Anxiety attack on Aisle 2 at the A & P: Snow Benedict was too late. Fellow "Coke-a-holics" had beaten her to it. There were only a few bottles of the Real Thing left. Only the new, reconstituted Coca-Cola sat staring at her from the shelf, its arrogant yellow sticker proclaiming "NEW TASTE!"

"Oh, no!" gasped Benedict, 41, rounding the corner last night with her cart, a 9-year-old Little Leaguer in tow. Her blue eyes glazed over.

"I live on Cokes," she said. "A liter a day. That's all I drink, water and Coke. And when I want one, I want the Real Thing, with sugar and caffeine, the original formula. At home, no one drinks out of my bottle. Why? 'Cause it's my bottle! It's my fix!"

Coca-Cola always comes at the top of her shopping list, after milk for two kids. It has vaporized rust on her car, cured stomach upset, boosted marital bliss and chased away gremlins after party time.

"Nothing makes me feel better after a hangover," Benedict says, wondering if the new Coke will have similar properties. It has played the role of teddy bear and Linus' blanket. Will she ever be happy again? Will she ever win again at tennis? She won't play without one, or two. And when teammates forgot her ration the other day, she raced out to buy some. She won.

"I'm a Coke-a-holic," she says with pride.

Now, Coca-Cola has changed its secret formula.

"It's a sacrilege," says the petite real estate saleswoman. "It's like they're trying to change the image of motherhood."

Unfortunately for devotees like Benedict, they were outvoted in market data sifted by Coke's marketing gurus. In a blind taste test, consumers opted for the "new taste" 55-45, say officials. When they were told which was which, the margin leaped to 61-39.

"A landslide," pronounced Donald R. Keough, president and chief operating officer of the Coca-Cola Co., which is headquartered in Atlanta. Yet, an informal test conducted by local reporters at the Varsity, billed as the world's largest drive-in, found grumps galore. And the grumps were back today.

"I won't ever drink another Coca-Cola," fumed businessman Walter Green, 31, wheeling off the interstate to feast on legendary chili dogs and fried onion rings. "They broke tradition. I'm a Dr. Pepper man from here on out."

Come Wednesday, the Varsity drive-in, the world's largest retail dispenser of the Real Thing (400 gallons a week), begins hawking what some are calling the "unreal thing." Patrons had heard the new Coke would be sweeter and "smoother," as officials put it: more like Pepsi.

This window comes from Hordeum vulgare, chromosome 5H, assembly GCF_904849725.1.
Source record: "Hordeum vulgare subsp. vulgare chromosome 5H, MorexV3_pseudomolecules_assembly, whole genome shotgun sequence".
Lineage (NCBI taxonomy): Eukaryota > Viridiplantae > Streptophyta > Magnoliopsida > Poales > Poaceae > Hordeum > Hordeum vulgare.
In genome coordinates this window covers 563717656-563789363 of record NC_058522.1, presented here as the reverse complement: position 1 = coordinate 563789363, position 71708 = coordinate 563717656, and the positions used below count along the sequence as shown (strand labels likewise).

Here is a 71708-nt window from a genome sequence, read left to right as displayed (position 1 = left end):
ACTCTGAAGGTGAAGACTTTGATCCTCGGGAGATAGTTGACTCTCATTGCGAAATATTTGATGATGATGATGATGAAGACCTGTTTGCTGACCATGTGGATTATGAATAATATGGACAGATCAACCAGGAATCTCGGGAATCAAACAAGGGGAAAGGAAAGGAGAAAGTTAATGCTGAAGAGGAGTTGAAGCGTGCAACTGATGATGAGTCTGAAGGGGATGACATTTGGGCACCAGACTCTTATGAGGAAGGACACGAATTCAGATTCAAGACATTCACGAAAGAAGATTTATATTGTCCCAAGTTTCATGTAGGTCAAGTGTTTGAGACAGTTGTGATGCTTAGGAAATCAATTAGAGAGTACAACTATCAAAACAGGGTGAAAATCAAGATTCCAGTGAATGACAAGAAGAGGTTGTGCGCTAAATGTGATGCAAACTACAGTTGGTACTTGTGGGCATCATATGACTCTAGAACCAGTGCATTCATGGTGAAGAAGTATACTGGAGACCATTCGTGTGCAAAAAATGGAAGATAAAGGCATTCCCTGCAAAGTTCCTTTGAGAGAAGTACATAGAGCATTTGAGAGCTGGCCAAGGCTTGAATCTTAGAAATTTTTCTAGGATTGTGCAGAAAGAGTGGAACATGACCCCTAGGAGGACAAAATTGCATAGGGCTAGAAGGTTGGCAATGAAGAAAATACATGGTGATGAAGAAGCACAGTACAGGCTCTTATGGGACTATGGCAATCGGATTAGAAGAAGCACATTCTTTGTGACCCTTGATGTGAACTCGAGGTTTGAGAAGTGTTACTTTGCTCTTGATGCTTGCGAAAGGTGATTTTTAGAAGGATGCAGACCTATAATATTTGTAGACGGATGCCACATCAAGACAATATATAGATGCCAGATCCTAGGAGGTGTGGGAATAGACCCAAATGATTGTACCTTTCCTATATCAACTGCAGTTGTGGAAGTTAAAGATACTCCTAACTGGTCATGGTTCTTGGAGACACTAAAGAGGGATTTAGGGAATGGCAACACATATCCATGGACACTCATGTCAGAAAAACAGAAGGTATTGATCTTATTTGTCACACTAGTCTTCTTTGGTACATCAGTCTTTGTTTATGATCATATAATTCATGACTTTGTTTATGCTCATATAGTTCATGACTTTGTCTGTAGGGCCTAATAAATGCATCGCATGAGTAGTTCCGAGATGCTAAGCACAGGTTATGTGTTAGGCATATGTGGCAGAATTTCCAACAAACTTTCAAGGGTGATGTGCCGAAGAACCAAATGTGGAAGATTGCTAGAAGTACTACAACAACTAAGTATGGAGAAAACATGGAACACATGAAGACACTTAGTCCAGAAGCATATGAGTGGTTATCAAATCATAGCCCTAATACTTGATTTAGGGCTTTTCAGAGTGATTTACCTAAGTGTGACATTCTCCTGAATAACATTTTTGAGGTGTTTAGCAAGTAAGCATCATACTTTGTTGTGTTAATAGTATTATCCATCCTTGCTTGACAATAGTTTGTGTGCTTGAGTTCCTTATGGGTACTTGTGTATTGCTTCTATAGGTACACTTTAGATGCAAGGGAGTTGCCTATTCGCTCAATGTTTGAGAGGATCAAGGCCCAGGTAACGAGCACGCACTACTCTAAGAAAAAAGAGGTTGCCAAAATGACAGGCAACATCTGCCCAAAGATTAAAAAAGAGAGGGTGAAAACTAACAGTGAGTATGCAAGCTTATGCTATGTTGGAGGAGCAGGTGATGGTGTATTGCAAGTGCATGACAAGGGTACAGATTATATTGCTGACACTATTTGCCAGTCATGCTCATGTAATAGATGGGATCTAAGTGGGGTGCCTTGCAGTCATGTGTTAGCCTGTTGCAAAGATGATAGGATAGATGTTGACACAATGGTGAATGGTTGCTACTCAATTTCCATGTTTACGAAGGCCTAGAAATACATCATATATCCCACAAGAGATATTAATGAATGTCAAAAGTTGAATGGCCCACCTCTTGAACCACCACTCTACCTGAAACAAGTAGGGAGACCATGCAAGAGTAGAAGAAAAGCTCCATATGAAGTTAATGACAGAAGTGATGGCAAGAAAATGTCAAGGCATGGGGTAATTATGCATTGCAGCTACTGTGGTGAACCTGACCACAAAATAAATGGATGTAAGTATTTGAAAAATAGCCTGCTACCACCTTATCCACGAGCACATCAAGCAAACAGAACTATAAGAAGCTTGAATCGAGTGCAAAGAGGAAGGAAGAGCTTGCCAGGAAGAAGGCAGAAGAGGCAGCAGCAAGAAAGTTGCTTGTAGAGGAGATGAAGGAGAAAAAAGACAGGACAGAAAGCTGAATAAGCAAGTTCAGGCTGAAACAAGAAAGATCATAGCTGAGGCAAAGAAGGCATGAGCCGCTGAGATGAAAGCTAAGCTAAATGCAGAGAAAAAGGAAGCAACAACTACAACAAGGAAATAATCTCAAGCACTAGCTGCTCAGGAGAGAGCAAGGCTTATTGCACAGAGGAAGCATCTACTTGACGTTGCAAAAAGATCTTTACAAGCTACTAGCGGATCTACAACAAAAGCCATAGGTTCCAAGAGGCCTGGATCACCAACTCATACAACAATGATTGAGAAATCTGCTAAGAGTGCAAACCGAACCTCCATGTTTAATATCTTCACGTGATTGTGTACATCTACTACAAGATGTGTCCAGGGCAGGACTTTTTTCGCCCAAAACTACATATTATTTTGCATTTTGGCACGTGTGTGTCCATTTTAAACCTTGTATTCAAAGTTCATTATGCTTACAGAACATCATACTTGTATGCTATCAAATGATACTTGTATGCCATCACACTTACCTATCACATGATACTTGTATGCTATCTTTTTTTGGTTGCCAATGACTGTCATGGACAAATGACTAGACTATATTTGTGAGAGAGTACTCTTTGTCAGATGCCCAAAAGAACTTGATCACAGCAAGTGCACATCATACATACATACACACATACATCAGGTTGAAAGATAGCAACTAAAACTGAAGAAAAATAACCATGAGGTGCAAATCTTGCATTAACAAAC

"Drinking Pepsi," grimaced Scott Hunter, 20, a Georgia Tech student, "is like drinking pure sugar. I like the way Coke tears your guts out on the way down. Can't stand Pepsi. I don't know what I'll drink now."

To Coca-Cola, with all its history and tradition, change comes hard.

"Atlanta has had a love affair with Coca-Cola for years," says Wilbur G. Kurtz Jr., 72, retired archivist for the company that boasts 400 million servings a day worldwide and $7.4 billion in yearly sales.

"It was Coca-Cola, Bobby Jones and Margaret Mitchell's 'Gone With the Wind,' " he says. "Those are the three jewels in our crown."

Adds Franklin Garrett, official city historian: "When it comes to quenching thirst and creating wealth, nothing means more to Atlanta than Coca-Cola." But the idea of a new formula gives him pause. "If it ain't broke, why fix it? I don't think all is lost, but the old stuff suited me. Nowadays, there's a tendency to want to fix everything. But, I guess, there's nothing as permanent as change."

Coke has become the stuff of legend, sacred to Atlantans. It calmed colicky babies. Dr. Sanford Matthews 59, a pediatrician here, doesn't hesitate to prescribe it for children with the "throw-ups."

"It has some mysterious, calming effect," he marvels.

Archivist Kurtz says that in World War II, one soldier wrote his mother, begging for a 6 1/2-ounce bottle. It arrived at his Pacific base: the only Coke on the island. He auctioned it off. With poker pots aplenty, and nothing to buy, it sold for $4,800, says Kurtz. The GI mailed the money home and used it later for college.

Says Big Star store manager Howard Horne, 51: "We've had quite a few customers who can't understand why it worked for 99 years and, all of a sudden, they want to change it."

He says some drove up and filled trunks with the old stuff. A few confessed they aimed to mix it with something stronger.

"They didn't like the idea of bourbon and Pepsi," he adds.

Some wonder if the company aims to reintroduce the Real Thing all over again, with much hoopla, down the line. Snow Benedict prays Coke will consider marketing the old formula via gourmet shops.

"I'll pay a premium," she says.